R: How did you get into the craft beer world?
E: My dad and I got into craft beer together. We would go to the Distillery District, visit some breweries and some craft beer bars and try different things. I specifically remember the first time I tried St-Ambroise Oatmeal Stout. I loved it. I’m a bartender and some of my coworkers got me into more unusual beers like sour beer. Then I volunteered for the Society of Beer Drinking Ladies and made connections there, ultimately getting work at craft beer festivals over the summer. Pouring beer at festivals is really fun. I enjoy talking about beer as much as I like drinking it. I got offered work from different breweries just through networking. I went to the Craft Beer Passport launch and found another opportunity there. It was fun. I’m not doing pouring jobs anymore but I know that I’ll find some way to fuse my love of craft beer into what I do for my career. I know brewers and salespeople in the craft beer industry, and I’ve sourced beer for events that I helped plan.
R: What inspired you to start your blogs?
E: At Centennial we were strongly encouraged to have a communications blog. That’s when I started CCPR Maven. The name kind of lampooned the way people see PR girls, but ultimately stood for what I wanted to become: an expert at my job. At first I thought a business blog meant writing generic communications articles. Every once in a while I would report about an assignment that we had. Then, in our second semester social media class, we were encouraged to pick a platform and post weekly, so I began to update it more frequently. I figured out that it didn’t have to be boring; that I could put my own personality into it.
I started my beer blog after people kept asking me for LCBO recommendations. I post on Beer Is God at least once a week. I write about the history behind a specific beer in my Classics Revisited series and then I also have my Music + Beer series. Music is another passion of mine. I can keep blogging about music and beer forever.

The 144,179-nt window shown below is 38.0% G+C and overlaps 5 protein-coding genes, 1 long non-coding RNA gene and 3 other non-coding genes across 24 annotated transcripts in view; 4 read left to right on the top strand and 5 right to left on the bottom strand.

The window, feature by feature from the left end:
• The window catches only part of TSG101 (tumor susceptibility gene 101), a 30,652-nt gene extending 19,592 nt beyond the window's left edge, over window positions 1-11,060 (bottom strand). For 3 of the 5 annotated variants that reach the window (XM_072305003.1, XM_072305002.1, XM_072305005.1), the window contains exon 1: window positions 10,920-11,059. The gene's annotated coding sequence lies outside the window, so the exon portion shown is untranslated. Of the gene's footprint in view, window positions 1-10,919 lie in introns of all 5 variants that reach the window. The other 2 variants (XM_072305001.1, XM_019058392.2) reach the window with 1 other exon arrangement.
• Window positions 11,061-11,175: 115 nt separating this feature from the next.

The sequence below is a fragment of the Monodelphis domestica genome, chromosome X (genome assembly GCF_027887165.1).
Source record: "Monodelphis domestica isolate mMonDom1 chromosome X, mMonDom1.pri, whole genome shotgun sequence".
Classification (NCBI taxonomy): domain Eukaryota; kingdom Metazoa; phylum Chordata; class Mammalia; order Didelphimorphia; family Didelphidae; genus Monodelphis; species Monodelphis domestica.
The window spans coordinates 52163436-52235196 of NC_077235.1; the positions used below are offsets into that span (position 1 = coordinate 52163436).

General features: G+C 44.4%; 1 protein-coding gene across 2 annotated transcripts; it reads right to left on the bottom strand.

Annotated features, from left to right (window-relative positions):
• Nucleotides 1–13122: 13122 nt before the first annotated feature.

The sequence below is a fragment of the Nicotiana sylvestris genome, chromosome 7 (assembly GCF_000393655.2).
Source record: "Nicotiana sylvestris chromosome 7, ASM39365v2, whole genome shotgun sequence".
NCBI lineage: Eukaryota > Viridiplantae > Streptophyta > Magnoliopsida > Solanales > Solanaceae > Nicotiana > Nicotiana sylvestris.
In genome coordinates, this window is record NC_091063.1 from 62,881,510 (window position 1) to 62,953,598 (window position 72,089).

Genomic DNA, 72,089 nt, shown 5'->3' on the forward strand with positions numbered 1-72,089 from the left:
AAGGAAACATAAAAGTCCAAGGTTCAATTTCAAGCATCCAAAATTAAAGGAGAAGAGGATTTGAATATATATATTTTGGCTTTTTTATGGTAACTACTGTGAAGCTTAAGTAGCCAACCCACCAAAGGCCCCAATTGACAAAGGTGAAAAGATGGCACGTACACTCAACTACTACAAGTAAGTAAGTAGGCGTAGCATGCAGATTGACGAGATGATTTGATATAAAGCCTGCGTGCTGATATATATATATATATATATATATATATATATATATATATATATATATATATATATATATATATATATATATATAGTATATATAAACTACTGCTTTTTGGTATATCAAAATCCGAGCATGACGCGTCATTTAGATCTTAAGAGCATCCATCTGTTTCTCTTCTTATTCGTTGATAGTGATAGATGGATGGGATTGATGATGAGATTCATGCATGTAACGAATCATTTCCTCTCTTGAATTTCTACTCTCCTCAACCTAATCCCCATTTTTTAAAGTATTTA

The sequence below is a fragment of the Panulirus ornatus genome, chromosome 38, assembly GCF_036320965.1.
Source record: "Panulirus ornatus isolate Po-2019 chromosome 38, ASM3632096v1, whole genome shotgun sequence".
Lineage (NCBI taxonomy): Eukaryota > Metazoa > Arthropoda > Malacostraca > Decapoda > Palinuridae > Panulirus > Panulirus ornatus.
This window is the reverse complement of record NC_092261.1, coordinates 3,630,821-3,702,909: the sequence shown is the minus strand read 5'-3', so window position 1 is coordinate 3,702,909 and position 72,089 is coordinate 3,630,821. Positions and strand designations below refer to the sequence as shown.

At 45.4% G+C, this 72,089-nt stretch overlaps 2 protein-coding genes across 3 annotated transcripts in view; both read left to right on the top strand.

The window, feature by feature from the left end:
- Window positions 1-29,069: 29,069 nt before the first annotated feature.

R: What was the most valuable takeaway from your time at Centennial?
E: I think for me it was the extracurricular stuff, which was similar to my university experience, in which I had been heavily involved in my college’s newspaper. I had a big role in Project Fusion which was really cool. I ended up producing a video campaign and conducting interviews. I loved being a producer and found that I am really good at it, and I don’t think I ever would have had that kind of opportunity anywhere else. I produced videos for an employment campaign called Ready, Aim, Hire! in collaboration with CivicAction. We were told, “Here’s the campaign, here’s the idea. Make it as big as you want. You have the resources. Go for it.” For me that was amazing because I’m so creative and I love working in different fields with a strong team.
R: What are you most excited about in your future career?
E: I think the unifying factor in PR jobs is working hard, working a lot and always doing something different. To me that’s a really fun prospect. No matter what you do you’ll be able to learn and do more, with more responsibility. There’s so many things you can do in the field. That’s what excites me because I’ll never get bored.
R: Do you have any advice for people who are thinking of doing a postgrad in PR?
E: Start writing. Start speaking in front of people, take an improv class if you need. Have interests, nourish those interests. And know who you are.